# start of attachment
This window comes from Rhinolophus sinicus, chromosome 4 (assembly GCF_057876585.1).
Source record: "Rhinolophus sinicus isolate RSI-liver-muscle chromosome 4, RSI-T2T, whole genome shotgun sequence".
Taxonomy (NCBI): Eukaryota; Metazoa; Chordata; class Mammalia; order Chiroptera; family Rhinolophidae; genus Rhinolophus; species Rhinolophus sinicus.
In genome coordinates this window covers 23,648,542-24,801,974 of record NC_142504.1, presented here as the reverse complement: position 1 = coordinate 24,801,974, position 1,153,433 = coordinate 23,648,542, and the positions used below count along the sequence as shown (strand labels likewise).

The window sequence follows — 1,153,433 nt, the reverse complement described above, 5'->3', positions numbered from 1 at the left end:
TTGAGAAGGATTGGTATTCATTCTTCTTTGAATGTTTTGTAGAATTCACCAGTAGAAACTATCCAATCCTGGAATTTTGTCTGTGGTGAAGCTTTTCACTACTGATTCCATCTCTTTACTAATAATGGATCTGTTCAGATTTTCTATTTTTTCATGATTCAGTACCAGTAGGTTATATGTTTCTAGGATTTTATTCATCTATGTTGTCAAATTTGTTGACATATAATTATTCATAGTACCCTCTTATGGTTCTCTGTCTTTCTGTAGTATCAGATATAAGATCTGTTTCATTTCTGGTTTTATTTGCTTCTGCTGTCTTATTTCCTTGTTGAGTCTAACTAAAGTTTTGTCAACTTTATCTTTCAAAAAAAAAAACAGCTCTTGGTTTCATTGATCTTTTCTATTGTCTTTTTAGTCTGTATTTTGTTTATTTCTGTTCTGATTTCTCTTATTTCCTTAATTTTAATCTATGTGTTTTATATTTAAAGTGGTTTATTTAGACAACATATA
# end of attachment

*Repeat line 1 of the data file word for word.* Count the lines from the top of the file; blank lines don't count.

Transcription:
This window comes from Rhinolophus sinicus, chromosome 4 (assembly GCF_057876585.1).